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Construction rarely ever stops in Dubai, once home to almost a quarter of the world’s cranes at the height of the property boom. From new bridges and marinas, to theme parks and artificial beaches, it’s only a matter of time before the urban landscape is retransformed, galvanizing tourism and business and setting new trends in the real estate market. All it takes is a drive across the city and a visionary mind to see what the future holds for Dubai in the next five years.
Highway to waterfront
Starting from the city’s main artery, Shaikh Zayed Road is currently being elevated near Business Bay to allow for a waterway to flow underneath it. Rising eight metres via a bridge, the highway will eventually shade the Dubai Water Canal, where boats and yachts travel from the Creek to Jumeirah beach.
Hundreds of properties are already sprouting on either side of the canal, including freehold apartments, retail units and eventually waterfront residences with private marinas. The canal itself is slated for completion by 2017, while the surrounding development should be ready by 2020.
Another fast-rising landmark on Shaikh Zayed Road is Al Habtoor City. Stretching over 10 million sq ft, the development includes three Starwood-managed hotels, three upscale residential towers and an iconic Las Vegas-style aqua theatre.
Speaking of mega developments, the 47-million-sqft Mohammad Bin Rashid Al Maktoum (MBR) City is by far the largest mixed-use project to emerge in Dubai in recent years. The project will encompass a number of high-end communities, such as MBR City — District One, where the first and second phases of villas are due for delivery by mid-2016 and mid-2017 respectively. This is good news for investors who’ve acquired property there, as villa prices have increased since the project was launched, rising from Dh1,800–Dh2,500 per square foot in mid-2013 to Dh2,500–Dh2,700 per square foot this year.
While it might not have the beaches of Dubai Marina and Palm Jumeirah, District One will feature the world’s largest artificial beach — the 7km Crystal Lagoons — and it will exclusively comprise villas and mansions. The four-phase project is scheduled for completion by 2019, in time for the World Expo 2020, which runs from October 2020 to April 2021.
Moving southward towards Jebel Ali is another grand development: Dubai South (formerly Dubai World Central), a 145-sq-km master-planned city with Al Maktoum International Airport at its heart and with connectivity to Jebel Ali Port and the Expo venue.
Jebel Ali will generally become more accessible thanks to the Expo 2020 site, which will be connected to the city via an extension of Dubai Metro’s Red line. Beyond 2020, three new metro lines — Blue, Gold and Purple — are under study to serve Dubai’s booming population. The Purple line will be especially important, as it will connect Dubai’s two international airports through MBR City.
Like the majority of upcoming projects, Al Maktoum International’s phase-one expansion is tied with the Expo 2020, the year when the airport will be able to handle 130 million passengers. Dubai South will consequently become among the world’s top real estate hotspots, which explains why developers are flocking to this area.
Plans were recently revealed for a Dh25-billion middle-income residential project to be laid out as a cluster of villages in Dubai South, the first of which will be ready in 2019. Soon after, Nakheel announced Jebel Ali Gardens, a community comprising 10,000 apartments in 42 buildings.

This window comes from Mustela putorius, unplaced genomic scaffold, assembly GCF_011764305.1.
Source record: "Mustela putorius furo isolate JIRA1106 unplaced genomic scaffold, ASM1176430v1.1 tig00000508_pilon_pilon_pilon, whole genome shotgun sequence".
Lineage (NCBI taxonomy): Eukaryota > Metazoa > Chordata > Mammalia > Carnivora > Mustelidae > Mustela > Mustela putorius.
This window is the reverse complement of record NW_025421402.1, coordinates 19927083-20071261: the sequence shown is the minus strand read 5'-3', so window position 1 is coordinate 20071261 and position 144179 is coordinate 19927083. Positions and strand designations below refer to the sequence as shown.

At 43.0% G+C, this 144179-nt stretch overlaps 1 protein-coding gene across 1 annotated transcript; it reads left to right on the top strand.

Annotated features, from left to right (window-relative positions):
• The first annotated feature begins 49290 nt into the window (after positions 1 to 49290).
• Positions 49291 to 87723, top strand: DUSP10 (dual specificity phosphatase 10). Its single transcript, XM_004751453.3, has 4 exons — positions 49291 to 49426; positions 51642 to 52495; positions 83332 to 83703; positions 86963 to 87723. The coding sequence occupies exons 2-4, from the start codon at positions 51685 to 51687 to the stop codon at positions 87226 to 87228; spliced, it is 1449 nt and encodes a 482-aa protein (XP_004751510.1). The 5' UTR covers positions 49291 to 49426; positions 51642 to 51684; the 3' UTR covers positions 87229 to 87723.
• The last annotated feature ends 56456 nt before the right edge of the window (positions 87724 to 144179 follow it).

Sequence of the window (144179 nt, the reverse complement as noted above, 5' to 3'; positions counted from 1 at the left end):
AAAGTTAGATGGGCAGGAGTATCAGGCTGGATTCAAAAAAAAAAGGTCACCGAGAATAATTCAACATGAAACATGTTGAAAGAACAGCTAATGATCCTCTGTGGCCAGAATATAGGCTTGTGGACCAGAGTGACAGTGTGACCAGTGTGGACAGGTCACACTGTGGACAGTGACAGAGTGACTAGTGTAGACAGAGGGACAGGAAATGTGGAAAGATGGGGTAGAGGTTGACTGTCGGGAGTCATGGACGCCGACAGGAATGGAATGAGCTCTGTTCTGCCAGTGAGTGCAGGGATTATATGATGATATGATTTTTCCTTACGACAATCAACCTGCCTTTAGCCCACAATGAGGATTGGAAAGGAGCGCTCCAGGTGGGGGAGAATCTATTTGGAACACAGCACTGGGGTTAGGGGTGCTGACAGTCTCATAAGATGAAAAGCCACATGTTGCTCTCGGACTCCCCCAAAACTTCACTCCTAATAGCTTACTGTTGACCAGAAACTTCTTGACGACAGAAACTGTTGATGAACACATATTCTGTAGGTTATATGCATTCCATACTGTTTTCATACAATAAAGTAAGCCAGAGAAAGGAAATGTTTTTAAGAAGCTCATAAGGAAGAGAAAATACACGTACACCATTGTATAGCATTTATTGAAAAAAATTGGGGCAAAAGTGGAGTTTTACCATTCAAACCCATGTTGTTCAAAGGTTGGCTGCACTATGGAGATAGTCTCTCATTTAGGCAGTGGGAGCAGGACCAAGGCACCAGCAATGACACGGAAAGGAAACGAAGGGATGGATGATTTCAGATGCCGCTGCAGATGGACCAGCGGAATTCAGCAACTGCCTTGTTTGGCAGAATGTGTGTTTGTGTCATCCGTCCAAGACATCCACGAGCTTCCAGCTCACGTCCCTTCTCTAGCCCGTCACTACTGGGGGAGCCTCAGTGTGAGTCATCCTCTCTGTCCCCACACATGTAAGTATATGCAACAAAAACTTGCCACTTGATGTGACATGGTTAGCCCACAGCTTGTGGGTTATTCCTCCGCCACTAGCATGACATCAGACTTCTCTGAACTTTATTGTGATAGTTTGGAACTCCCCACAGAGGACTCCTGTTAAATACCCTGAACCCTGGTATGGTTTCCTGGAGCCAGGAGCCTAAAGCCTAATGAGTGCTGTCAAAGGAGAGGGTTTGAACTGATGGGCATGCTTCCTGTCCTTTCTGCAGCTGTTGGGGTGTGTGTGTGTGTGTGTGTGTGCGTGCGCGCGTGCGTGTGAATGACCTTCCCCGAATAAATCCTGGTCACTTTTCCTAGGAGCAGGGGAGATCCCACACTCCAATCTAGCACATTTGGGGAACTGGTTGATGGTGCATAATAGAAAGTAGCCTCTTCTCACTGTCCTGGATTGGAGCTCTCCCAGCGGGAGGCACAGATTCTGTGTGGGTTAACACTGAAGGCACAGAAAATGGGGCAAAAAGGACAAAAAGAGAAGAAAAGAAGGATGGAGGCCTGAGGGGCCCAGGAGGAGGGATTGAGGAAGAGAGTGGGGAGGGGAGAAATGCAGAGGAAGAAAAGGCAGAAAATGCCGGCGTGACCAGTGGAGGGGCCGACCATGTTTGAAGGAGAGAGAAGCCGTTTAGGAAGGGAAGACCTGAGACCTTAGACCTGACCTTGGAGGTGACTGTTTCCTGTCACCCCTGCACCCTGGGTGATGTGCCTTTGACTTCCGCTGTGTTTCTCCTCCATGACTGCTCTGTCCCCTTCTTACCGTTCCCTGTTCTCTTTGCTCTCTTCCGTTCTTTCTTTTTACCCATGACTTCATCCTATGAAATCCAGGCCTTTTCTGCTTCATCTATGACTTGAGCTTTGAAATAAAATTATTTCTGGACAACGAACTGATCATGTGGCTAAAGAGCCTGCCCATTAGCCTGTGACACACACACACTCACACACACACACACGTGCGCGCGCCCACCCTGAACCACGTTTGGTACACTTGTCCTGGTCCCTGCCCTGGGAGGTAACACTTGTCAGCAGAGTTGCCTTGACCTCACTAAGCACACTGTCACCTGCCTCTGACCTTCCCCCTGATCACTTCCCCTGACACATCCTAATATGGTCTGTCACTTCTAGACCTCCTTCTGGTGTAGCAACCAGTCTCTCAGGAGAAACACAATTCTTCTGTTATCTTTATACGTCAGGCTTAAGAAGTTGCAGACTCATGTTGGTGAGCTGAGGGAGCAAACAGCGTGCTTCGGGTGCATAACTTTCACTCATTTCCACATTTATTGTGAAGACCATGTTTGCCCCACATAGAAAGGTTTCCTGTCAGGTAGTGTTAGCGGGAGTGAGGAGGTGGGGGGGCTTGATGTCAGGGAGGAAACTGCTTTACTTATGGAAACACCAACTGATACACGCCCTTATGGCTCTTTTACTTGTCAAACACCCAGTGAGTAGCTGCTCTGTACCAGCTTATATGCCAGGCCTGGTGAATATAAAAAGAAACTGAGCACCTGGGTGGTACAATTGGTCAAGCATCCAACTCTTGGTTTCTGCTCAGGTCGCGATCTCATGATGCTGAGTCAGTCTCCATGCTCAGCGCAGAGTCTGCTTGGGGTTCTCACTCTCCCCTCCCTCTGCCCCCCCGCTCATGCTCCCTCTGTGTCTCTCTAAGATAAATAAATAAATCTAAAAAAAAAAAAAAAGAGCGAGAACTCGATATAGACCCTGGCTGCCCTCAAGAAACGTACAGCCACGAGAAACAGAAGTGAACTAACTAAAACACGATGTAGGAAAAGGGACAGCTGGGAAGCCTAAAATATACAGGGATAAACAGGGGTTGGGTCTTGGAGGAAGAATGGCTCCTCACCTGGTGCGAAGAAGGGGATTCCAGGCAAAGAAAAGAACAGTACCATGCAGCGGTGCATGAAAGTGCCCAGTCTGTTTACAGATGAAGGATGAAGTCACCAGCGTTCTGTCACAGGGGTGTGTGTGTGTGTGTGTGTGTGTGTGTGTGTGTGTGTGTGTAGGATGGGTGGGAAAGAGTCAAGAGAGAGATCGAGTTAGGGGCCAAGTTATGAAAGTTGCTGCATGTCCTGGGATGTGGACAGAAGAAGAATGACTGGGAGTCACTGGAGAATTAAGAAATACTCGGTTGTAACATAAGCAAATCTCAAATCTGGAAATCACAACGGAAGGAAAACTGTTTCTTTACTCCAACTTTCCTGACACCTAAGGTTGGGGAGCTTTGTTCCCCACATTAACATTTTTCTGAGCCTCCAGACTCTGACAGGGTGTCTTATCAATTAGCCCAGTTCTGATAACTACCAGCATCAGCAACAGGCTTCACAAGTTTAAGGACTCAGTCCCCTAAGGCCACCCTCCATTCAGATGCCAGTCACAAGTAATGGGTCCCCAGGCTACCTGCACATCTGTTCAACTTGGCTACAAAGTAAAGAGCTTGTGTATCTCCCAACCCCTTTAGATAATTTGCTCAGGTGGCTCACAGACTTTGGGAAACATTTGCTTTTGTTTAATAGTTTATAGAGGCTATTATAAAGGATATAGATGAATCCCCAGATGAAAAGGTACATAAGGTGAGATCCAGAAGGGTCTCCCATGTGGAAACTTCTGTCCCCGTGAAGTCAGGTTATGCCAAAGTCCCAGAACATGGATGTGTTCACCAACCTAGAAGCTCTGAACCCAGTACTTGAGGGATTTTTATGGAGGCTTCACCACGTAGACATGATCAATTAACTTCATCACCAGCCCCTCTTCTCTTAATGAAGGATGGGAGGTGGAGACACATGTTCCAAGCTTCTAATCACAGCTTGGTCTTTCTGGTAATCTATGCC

Meanwhile, Meraas is already selling residential freehold plots in its Jebel Ali Hills development, at sizes ranging from 10,000-16,000 sq ft, with land values just Dh115-Dh120 per square foot.
Indeed, Jebel Ali will extend farther than the economic free zone. After all, the area enjoys pristine beaches and proximity to an international airport, besides being the future address for the much-awaited Dubai Parks and Resorts, set to open in late 2016. On the same year, IMG Worlds of Adventure in Dubailand will open its doors, just as construction begins on the 20th Century Fox World theme park in Dubailand. Needless to say, Dubailand is worth keeping an eye on.
Despite its far-flung location and semi-completed infrastructure, the area has become a preferred destination for affordable rentals, which makes investment in this community a wise choice. For instance, in early 2012 rents for a two-bedroom villa in Dubailand’s Layan Community ranged from Dh72,000-Dh75,600 per year. Today, the same property is rented out for Dh110,000-Dh115,000 per year.
On the other side of Dubai, Deira is witnessing a series of projects that could help it regain its importance as a commercial hub. Among them is the Jewel of the Creek, a mixed-use waterfront development targeting completion in 2017, and Dubai Creek Harbour, a district that will boast the world’s largest twin towers.
Even Al Mamzar is undergoing an overhaul with a 9,000-sq-ft beachfront development to be completed by the end of 2018, the same year Deira Islands should be inaugurated.
There’s no question that Dubai’s real estate market will substantially gain from the Expo momentum, whether through the influx of tourists or new expatriates. Moreover, Expo officials expect more than 275,000 jobs to be created across the country in the next five years to service the event.
So even though there is the 11 per cent decline in property sales this year and the price drip may continue in 2016, once developers start handing over projects in 2017, the market will most likely perk up again and Dubai would no longer be a temporary stop, but a place to settle and call home.
Source: Porush Jhunjhunwala is Director at Banke International Properties, Special to Property Weekly
Al Nisr Publishing accepts no liability for the views or opinions expressed in this column, or for the consequences of any actions taken on the basis of the information provided